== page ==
Get used to it. The Good Lord put different skin colors in different areas for a reason.

The big phenomenon down here is how blacks are re-segregating themselves after Billions of Dollars were spent on de-segregating them. :roll:

It's the different cultures that don't mesh, not merely the skin colors.

Larry, it's not that he is childish, yet he is, it's that he is ignorant in the ways of the world in his own little world that he has never out of. :roll:

Mike why does it not surprise me that you would be the one to try and rationalize this as a way to support these type whackjobs and their actions ... :???: :wink: :lol:
 
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Bullhauler said:
Look out Oldtimer, mikey will probably be moving up to Montana soon.

Yep--Luckily he wouldn't fit in at all in my area where its still mostly made up of multi-generation Montanans- where you're judged on who you are, and what you can do, not the color of your skin-- but he would fit in up the Yak or in the Bitterroot valley where all the foreigners and whackos are flocking to....
And Luckily both are about 400 miles away... :)
 

tumbleweed_texn

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Luckily he wouldn't fit in at all in my area where its still mostly made up of multi-generation Montanans

How many of those multi-generational families are on welfare, there illegaly or otherwise just a drain on society?

It's real easy to point fingers and tell others how they should live when you dont actually have to deal with the problems.

It's kind of like the wolf issue. People from somewhere else making rules and not having to actually live with the consequences.
 
A

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tumbleweed_texn said:
Luckily he wouldn't fit in at all in my area where its still mostly made up of multi-generation Montanans

How many of those multi-generational families are on welfare, there illegaly or otherwise just a drain on society?

It's real easy to point fingers and tell others how they should live when you dont actually have to deal with the problems.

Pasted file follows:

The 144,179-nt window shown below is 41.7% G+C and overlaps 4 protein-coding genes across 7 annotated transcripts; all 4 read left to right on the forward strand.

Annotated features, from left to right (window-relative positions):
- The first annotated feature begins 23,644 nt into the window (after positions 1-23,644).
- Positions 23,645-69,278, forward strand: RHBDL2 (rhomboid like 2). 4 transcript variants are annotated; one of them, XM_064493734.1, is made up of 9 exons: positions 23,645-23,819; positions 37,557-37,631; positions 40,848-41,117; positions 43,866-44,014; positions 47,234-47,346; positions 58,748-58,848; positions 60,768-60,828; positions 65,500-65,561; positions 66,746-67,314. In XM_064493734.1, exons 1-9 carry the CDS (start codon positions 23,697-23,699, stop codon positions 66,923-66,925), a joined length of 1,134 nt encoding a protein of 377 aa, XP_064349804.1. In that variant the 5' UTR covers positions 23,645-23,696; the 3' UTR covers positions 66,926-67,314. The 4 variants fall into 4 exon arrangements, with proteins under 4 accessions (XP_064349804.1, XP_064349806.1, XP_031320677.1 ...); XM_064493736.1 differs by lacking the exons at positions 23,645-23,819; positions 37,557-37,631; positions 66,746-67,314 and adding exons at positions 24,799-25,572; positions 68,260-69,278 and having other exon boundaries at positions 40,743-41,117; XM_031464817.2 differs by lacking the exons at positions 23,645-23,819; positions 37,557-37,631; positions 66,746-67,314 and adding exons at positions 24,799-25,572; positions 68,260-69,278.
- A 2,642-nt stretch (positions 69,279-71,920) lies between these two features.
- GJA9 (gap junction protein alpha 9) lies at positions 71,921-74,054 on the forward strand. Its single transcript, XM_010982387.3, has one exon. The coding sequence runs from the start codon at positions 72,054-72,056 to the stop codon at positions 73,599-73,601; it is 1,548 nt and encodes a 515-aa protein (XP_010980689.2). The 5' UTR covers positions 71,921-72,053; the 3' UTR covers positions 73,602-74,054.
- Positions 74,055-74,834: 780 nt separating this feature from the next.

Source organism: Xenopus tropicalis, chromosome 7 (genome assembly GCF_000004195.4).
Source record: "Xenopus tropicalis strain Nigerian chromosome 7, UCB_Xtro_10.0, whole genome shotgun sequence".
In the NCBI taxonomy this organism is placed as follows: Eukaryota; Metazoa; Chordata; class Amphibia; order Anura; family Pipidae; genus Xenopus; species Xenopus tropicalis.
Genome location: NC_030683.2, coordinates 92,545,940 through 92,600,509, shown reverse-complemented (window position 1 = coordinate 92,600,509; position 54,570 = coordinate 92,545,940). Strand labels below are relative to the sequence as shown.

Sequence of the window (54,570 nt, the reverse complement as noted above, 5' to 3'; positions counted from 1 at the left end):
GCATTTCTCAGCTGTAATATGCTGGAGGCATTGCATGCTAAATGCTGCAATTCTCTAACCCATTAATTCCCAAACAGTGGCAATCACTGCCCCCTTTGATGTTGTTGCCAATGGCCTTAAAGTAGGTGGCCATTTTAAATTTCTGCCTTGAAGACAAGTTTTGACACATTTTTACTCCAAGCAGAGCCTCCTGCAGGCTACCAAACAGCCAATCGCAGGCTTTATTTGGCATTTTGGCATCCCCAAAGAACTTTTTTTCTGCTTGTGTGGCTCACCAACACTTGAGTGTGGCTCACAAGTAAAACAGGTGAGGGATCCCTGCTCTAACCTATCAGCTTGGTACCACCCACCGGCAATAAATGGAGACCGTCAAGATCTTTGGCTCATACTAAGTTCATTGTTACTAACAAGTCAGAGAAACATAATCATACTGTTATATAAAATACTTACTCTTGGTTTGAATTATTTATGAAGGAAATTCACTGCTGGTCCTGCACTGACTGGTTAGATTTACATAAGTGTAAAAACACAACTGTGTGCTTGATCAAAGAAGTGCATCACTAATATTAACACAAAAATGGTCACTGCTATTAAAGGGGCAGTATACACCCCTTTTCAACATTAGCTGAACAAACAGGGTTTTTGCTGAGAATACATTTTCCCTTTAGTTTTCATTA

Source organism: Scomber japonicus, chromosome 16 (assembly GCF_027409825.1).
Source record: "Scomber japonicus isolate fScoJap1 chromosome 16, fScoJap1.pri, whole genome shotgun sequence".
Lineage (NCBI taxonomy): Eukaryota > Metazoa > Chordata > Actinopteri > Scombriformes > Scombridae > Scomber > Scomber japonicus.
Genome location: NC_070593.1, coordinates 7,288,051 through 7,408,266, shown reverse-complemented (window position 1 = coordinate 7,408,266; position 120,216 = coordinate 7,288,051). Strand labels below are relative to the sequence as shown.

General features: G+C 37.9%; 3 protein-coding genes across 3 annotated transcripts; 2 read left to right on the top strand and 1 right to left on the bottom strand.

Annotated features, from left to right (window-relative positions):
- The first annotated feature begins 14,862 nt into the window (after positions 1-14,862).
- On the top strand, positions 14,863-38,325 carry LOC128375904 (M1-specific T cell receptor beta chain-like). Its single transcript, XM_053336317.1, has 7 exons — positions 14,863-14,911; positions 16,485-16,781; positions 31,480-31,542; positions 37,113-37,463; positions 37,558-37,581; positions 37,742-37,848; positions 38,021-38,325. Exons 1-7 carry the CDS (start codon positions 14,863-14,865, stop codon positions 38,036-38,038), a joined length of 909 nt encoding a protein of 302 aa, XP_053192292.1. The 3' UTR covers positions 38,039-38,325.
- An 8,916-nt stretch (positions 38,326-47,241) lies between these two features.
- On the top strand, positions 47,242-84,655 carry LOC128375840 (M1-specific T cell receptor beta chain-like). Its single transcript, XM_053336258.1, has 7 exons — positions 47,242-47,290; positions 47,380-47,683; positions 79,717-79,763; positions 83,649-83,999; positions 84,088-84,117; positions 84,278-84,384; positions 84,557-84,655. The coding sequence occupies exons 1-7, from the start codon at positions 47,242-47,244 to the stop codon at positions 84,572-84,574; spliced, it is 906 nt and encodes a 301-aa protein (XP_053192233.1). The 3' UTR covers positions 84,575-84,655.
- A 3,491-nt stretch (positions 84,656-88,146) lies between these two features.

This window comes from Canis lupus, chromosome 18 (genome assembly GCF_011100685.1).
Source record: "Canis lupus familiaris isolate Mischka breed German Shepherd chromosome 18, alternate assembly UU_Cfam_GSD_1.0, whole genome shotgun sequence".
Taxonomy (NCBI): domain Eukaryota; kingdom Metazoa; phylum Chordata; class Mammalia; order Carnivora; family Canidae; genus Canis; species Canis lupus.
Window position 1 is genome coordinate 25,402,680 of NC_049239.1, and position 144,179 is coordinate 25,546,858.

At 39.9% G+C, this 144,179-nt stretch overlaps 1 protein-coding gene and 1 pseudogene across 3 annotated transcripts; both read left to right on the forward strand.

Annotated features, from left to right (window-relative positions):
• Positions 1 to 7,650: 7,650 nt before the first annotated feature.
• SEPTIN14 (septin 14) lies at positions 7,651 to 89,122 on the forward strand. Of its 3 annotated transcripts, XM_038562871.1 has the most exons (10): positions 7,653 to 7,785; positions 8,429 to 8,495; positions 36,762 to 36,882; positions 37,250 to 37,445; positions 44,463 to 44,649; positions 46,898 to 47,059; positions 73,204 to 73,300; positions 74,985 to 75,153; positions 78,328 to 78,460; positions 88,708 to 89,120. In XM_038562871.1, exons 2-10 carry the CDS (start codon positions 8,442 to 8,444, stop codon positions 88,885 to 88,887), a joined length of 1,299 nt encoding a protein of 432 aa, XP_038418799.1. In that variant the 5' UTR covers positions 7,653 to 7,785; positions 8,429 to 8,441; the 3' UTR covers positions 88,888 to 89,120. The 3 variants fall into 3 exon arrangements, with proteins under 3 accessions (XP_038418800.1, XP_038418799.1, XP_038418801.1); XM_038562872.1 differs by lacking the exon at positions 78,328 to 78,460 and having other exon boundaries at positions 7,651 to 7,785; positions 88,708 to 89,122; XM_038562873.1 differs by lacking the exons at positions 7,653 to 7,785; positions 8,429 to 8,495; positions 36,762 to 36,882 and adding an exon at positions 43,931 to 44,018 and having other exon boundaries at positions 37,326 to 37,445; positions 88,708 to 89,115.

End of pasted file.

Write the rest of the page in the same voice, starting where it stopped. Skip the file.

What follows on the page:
It's kind of like the wolf issue. People from somewhere else making rules and not having to actually live with the consequences.

Well tumbleweed I think this sums it up...

"One of the beliefs Creators have is RaHoWa, racial holy war where creators believe there will be a worldwide ethnic cleansing that will leave only white people with everything on the planet," McAdam said. "As a forth generation Montanan, I don't believe white supremacist beliefs are the same as Montana values. It comes down to all of us deciding how we want our communities to function."

If the community didn't let the problem develop- it wouldn't be there...
 

tumbleweed_texn

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Ive never heard of the "Creators" before nor many of the other groups that are out there. Also, I believe some of the groups are just flat out nuts and looking for a fight of any kind.

As far as ethnic cleansing goes, it sounds to me like the flash mobs chanting 'Kill Whitey" are the ones trying to start a race war. Why are the libs worried about some obscure fringe group "Starting" a race war rather than devote their disdain to the group who has already "StartED" a race war?

Is it possible that political correctness and entitlement has anything to do with the problems some demographic groups face? Because it sounds to me like if some of these "kids" got their allowence taken away and went to bed hungry they may learn how to behave in public and be productive citizens.
 

okfarmer

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Big problem with your assessment- where did it say anything about tea party in the article. I didn't waste a lot of time reading as I assumed from the title and first couple paragraphs, your attempt to tie them together was off base. So I just searched for tea- and low and behold, nothing came up but what you wrote yourself.

Did I miss it in the article?

However, I was thinking about searching for racist encounters and law enforcement (especially liberal areas like California)- how do you think I will do?
 

hopalong

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One thing about it, if Mike moved to Montana he would increase the sane inhabitants by one thus effectively cancelling out oldtimers vote! :D :D :D :D

And I think i will move to S.D. doing the same thing to bull humpers vote :roll:
Of course from, what I hear no one listens to him anyway, or wants to associate with him! The shame of it all!!! :wink: :wink: :wink: :wink:

plus ya'all notice every time oldtimer 's zipper goes down, here comes the humper to try and protect :D :D :D :D :D

Way to go HUMPER
 
A

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okfarmer said:
Big problem with your assessment- where did it say anything about tea party in the article. I didn't waste a lot of time reading as I assumed from the title and first couple paragraphs, your attempt to tie them together was off base. So I just searched for tea- and low and behold, nothing came up but what you wrote yourself.

Did I miss it in the article?